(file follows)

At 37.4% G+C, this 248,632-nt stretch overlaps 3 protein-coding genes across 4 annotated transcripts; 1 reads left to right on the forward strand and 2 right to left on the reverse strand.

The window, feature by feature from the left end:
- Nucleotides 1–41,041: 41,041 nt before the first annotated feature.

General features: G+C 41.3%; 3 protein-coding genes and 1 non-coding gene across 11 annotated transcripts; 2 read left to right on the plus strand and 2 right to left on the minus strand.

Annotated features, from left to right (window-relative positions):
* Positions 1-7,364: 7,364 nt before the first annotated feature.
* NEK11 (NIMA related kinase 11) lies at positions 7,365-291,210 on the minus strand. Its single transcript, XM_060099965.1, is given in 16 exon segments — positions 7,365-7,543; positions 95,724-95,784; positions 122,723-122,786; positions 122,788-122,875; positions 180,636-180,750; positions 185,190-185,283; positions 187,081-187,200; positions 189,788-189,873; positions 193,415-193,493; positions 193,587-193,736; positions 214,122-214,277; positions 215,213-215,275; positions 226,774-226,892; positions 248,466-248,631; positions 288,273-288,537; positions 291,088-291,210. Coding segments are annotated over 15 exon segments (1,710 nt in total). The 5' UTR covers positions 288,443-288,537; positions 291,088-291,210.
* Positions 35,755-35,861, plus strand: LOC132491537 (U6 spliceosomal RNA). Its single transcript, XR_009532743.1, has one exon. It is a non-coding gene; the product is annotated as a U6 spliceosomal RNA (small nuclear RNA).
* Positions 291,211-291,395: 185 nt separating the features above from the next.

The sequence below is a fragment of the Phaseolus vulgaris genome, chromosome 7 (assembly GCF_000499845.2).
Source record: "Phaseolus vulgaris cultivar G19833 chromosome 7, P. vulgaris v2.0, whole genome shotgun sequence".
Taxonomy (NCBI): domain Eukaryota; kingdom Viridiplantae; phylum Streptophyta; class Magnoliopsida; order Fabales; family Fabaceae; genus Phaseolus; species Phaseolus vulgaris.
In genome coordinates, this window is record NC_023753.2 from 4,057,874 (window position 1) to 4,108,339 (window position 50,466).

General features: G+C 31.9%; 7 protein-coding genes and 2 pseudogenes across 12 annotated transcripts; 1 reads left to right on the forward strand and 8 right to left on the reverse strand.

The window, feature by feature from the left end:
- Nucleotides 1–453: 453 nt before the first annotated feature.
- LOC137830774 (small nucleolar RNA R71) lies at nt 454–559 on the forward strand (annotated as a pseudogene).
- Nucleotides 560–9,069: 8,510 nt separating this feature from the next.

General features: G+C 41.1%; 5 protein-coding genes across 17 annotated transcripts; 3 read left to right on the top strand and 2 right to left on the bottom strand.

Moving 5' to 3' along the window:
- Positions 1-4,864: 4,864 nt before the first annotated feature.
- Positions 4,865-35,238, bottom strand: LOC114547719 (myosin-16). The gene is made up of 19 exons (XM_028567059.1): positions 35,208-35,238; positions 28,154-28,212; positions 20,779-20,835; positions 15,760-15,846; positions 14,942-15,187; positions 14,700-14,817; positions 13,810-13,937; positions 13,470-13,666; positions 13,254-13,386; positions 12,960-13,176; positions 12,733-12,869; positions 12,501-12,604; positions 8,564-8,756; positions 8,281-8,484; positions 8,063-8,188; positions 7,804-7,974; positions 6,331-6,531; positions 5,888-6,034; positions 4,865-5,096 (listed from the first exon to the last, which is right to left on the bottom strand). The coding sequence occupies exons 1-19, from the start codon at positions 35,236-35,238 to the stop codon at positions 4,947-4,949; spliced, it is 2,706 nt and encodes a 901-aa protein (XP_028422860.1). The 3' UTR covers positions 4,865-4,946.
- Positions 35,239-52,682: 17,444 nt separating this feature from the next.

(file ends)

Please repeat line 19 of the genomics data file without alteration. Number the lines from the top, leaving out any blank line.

General features: G+C 41.1%; 5 protein-coding genes across 17 annotated transcripts; 3 read left to right on the top strand and 2 right to left on the bottom strand.